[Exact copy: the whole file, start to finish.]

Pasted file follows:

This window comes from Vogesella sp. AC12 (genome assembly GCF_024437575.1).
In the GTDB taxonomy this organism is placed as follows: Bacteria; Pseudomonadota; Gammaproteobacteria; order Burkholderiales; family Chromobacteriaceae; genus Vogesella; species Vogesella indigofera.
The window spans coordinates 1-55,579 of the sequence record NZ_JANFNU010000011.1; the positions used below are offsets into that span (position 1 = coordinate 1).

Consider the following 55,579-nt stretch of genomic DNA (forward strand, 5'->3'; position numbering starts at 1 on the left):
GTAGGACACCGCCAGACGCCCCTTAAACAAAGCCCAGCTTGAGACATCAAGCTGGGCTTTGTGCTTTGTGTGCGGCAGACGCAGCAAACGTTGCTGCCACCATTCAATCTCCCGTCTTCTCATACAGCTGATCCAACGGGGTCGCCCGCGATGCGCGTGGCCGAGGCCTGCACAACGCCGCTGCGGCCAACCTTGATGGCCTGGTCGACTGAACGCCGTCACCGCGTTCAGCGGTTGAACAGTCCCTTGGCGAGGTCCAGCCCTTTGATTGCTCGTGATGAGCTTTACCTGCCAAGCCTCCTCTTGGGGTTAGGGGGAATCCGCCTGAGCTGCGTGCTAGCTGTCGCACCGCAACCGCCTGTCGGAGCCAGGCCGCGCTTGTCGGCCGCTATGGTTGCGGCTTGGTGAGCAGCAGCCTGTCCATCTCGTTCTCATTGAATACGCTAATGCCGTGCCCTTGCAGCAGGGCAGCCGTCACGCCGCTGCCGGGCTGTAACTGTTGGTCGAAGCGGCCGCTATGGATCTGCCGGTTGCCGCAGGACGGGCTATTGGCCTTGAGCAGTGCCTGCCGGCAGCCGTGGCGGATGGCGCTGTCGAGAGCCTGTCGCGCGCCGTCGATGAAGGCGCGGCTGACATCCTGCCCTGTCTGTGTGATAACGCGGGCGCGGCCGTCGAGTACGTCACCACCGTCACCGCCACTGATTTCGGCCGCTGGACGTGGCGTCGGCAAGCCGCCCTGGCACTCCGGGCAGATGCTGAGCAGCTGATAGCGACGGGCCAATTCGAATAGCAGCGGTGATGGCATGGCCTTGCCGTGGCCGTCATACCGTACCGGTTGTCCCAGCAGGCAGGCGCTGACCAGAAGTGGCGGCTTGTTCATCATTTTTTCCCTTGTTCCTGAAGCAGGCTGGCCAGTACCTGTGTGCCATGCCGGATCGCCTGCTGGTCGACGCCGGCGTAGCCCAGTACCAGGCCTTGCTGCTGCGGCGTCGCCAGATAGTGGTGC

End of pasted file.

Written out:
This window comes from Vogesella sp. AC12 (genome assembly GCF_024437575.1).
In the GTDB taxonomy this organism is placed as follows: Bacteria; Pseudomonadota; Gammaproteobacteria; order Burkholderiales; family Chromobacteriaceae; genus Vogesella; species Vogesella indigofera.
The window spans coordinates 1-55,579 of the sequence record NZ_JANFNU010000011.1; the positions used below are offsets into that span (position 1 = coordinate 1).

Consider the following 55,579-nt stretch of genomic DNA (forward strand, 5'->3'; position numbering starts at 1 on the left):
GTAGGACACCGCCAGACGCCCCTTAAACAAAGCCCAGCTTGAGACATCAAGCTGGGCTTTGTGCTTTGTGTGCGGCAGACGCAGCAAACGTTGCTGCCACCATTCAATCTCCCGTCTTCTCATACAGCTGATCCAACGGGGTCGCCCGCGATGCGCGTGGCCGAGGCCTGCACAACGCCGCTGCGGCCAACCTTGATGGCCTGGTCGACTGAACGCCGTCACCGCGTTCAGCGGTTGAACAGTCCCTTGGCGAGGTCCAGCCCTTTGATTGCTCGTGATGAGCTTTACCTGCCAAGCCTCCTCTTGGGGTTAGGGGGAATCCGCCTGAGCTGCGTGCTAGCTGTCGCACCGCAACCGCCTGTCGGAGCCAGGCCGCGCTTGTCGGCCGCTATGGTTGCGGCTTGGTGAGCAGCAGCCTGTCCATCTCGTTCTCATTGAATACGCTAATGCCGTGCCCTTGCAGCAGGGCAGCCGTCACGCCGCTGCCGGGCTGTAACTGTTGGTCGAAGCGGCCGCTATGGATCTGCCGGTTGCCGCAGGACGGGCTATTGGCCTTGAGCAGTGCCTGCCGGCAGCCGTGGCGGATGGCGCTGTCGAGAGCCTGTCGCGCGCCGTCGATGAAGGCGCGGCTGACATCCTGCCCTGTCTGTGTGATAACGCGGGCGCGGCCGTCGAGTACGTCACCACCGTCACCGCCACTGATTTCGGCCGCTGGACGTGGCGTCGGCAAGCCGCCCTGGCACTCCGGGCAGATGCTGAGCAGCTGATAGCGACGGGCCAATTCGAATAGCAGCGGTGATGGCATGGCCTTGCCGTGGCCGTCATACCGTACCGGTTGTCCCAGCAGGCAGGCGCTGACCAGAAGTGGCGGCTTGTTCATCATTTTTTCCCTTGTTCCTGAAGCAGGCTGGCCAGTACCTGTGTGCCATGCCGGATCGCCTGCTGGTCGACGCCGGCGTAGCCCAGTACCAGGCCTTGCTGCTGCGGCGTCGCCAGATAGTGGTGC